By David Gray
Nearly 368,000 Louisiana students could eat two meals each day at no charge if school districts participate in a new universal meals program. The Community Eligibility Provision is designed to remove cumbersome qualification barriers in the school breakfast and lunch programs. That means fewer kids will risk going hungry in school, including those whose parents earn as little as $5 over the monthly income cutoff.
Across Louisiana, 849 schools with nearly 368,000 students qualify for the program, according to LBP analysis of spring 2014 enrollment data from the state Department of Education. But as of last week, only eight school districts had signed up for full implementation (meaning all schools in the district participate), while another three districts are signed up for partial participation.
The reasons for the delay vary. Part of it is due to poor guidance from the state Department of Education, which did not finalize enrollment guidelines until July 31 – a full month after the original application deadline of June 30. This prompted a letter from the U.S. Department of Agriculture urging the state to ensure schools have enough time to opt-in to the program before the start of the new school year, and eventually the deadline was extended to August 31 to give more schools time to enroll.
Other school districts may be holding off because of concerns about how participating in the program would affect other federal funding, particularly Title 1 funds that support at-risk and low-income students. In the past, most Title 1 dollars were allocated to schools based on how many students received free and reduced-priced meals. But if everyone in a district is eligible to eat at no cost, schools have to look for other ways to make that calculation.
As the Center on Budget and Policy Priorities has noted, the adoption of Community Eligibility will have no effect on the amount of Title 1 grants a state or school district can receive, though it can have a “major impact on … allocations among individual schools within districts.”
Congress established Community Eligibility as part of the Healthy, Hunger-Free Kids Act of 2010 to ensure every child can learn without hunger pains and headaches, which make it difficult for kids to concentrate in class.
It works like this: Any school (or cluster of schools) where at least 40 percent of students automatically qualify for free meals is eligible for Community Eligibility. That includes student in foster care or a Head Start program; whose family is homeless or migrant; or who live in families that receive food stamps, Temporary Assistance for Needy Families cash assistance, or Food Distribution Program on Indian Reservations benefits.
Schools (and school districts) that participate in the program can serve meals at no charge to all their students, regardless of income, freeing them from the administrative hassle of having to determine which students qualify for free or reduced-price meals and which ones are required to pay. This, in turn, means schools may have more time and money to focus on tasks that improve students test scores, such as teacher workshops and after-school tutoring.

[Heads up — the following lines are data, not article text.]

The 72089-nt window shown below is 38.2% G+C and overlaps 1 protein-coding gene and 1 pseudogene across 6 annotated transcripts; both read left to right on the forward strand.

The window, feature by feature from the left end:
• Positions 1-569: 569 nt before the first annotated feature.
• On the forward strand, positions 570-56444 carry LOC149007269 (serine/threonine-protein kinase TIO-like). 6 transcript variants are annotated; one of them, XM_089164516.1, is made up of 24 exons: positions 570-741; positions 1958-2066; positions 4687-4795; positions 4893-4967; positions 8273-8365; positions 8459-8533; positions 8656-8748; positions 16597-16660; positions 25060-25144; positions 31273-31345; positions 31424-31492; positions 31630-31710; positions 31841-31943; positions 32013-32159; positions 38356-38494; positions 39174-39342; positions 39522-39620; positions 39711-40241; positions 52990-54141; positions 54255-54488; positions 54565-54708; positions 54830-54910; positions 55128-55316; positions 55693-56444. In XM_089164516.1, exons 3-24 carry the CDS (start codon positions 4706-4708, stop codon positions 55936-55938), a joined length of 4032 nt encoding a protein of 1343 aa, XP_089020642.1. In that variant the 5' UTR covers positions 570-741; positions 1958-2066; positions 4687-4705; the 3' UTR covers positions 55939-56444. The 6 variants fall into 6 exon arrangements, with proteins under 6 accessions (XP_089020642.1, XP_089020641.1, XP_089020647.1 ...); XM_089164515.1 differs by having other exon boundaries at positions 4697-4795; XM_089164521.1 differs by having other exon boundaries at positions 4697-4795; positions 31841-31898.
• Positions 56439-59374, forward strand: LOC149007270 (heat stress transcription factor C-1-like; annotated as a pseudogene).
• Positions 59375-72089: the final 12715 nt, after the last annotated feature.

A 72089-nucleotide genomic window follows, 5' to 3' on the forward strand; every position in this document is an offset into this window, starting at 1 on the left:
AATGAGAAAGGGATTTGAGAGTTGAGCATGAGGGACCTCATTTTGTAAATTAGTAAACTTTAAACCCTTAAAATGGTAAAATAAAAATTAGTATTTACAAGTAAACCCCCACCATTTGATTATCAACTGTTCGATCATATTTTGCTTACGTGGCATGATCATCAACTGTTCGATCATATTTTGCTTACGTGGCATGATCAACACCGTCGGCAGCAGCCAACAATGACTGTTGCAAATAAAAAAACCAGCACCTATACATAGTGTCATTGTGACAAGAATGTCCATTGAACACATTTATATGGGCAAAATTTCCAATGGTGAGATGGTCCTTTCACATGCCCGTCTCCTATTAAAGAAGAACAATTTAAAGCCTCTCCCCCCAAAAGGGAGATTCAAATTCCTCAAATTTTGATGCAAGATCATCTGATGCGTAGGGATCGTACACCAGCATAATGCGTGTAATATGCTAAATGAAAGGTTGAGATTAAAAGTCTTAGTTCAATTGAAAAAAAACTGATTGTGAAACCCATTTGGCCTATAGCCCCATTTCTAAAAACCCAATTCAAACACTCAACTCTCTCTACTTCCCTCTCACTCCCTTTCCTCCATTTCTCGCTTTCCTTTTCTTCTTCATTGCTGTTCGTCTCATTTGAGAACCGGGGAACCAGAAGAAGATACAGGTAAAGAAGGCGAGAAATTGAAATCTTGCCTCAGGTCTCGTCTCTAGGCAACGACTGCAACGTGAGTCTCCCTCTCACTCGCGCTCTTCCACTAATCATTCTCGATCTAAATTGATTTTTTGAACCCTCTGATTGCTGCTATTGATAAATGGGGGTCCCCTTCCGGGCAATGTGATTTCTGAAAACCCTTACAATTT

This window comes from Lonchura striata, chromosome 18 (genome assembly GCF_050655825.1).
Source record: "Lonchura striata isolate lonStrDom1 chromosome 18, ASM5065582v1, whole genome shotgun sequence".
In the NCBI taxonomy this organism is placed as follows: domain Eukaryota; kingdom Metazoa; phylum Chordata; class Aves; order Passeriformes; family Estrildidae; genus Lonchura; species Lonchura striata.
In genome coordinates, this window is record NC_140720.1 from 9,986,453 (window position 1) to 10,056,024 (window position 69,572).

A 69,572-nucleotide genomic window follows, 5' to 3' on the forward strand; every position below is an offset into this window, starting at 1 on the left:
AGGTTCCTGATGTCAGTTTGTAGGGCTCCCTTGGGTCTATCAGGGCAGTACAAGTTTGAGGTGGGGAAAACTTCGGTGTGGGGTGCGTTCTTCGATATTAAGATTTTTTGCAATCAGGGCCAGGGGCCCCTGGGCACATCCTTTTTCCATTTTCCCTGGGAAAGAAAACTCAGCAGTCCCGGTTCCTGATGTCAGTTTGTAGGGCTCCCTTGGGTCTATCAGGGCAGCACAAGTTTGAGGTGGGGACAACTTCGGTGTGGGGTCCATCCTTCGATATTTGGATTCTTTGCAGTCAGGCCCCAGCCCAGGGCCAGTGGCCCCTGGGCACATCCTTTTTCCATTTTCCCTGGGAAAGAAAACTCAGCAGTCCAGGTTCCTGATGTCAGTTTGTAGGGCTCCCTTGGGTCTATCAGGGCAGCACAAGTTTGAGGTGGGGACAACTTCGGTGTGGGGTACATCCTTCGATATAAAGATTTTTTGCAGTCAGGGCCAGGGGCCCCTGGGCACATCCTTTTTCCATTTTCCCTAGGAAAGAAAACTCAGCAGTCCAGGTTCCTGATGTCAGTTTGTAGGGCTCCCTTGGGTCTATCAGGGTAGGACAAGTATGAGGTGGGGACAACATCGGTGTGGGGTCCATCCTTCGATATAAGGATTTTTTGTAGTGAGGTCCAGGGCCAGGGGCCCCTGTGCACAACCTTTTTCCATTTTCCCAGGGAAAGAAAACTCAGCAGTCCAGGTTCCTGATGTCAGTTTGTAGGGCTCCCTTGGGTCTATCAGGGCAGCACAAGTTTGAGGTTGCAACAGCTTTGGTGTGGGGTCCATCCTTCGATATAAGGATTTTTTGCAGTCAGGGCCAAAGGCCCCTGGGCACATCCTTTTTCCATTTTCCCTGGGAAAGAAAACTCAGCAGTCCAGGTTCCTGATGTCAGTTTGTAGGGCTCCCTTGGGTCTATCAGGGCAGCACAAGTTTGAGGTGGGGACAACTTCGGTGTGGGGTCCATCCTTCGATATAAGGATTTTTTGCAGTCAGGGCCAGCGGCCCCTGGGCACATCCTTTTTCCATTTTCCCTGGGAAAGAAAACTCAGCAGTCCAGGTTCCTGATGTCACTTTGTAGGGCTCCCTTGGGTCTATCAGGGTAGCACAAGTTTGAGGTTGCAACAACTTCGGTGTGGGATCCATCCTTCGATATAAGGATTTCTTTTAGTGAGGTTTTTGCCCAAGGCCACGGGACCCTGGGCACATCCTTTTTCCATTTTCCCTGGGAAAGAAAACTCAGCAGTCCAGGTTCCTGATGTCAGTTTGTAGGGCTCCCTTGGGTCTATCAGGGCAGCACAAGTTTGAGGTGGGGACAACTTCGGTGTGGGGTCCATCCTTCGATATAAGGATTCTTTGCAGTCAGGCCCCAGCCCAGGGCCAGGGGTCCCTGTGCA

Early indications are that the program is a big success. Community Eligibility was piloted in Illinois, Kentucky and Michigan during the 2011-12 school year. The average daily lunch participation rate for schools that opted-in to Community Eligibility rose by 13 percent over two years, and the average daily breakfast participation rate rose by 25 percent.
In East Baton Rouge Parish, where nearly 42,000 students will benefit from Community Eligibility, Nutrition Director Nadine Mann told The Advocate that participation is estimated to save students’ families between $122 and $744 each year, while freeing school district employees from of the administrative headache of collecting income data and deciding which students are required to pay for their meals.
The state Department of Education published a list of eligible schools meeting these criteria. In some instances, the entire school district qualifies for Community Eligibility.
Schools and districts that want to know how the program would affect their finances can use a monthly federal reimbursement estimator created by the USDA. Additionally, the state Department of Education developed new funding formulas for schools participating in programs that relied on school meal data.
While every state stands to benefit from this Community Eligibility, Louisiana needs it more than most. More than 300,000 Louisiana children lived below the federal poverty line last year, and thousands of others live just above the poverty line yet struggle to make ends meet and put healthy meals on the table. These factors – poverty and poor nutrition – contribute to a wide range of physical and behavioral health problems for children.
Taking advantage of this opportunity would save money for many families and improve students’ health. More importantly, it will help Louisiana kids focus in the classroom. Improving students’ academic achievement ultimately benefits Louisiana’s economy, as there is a strong relationship between median wages and a state’s high school and college graduation rates.
But time is running out. School has already started, and districts have less than two weeks to decide whether to participate. School boards and the state Department of Education should act quickly and responsibly to take advantage of Community Eligibility.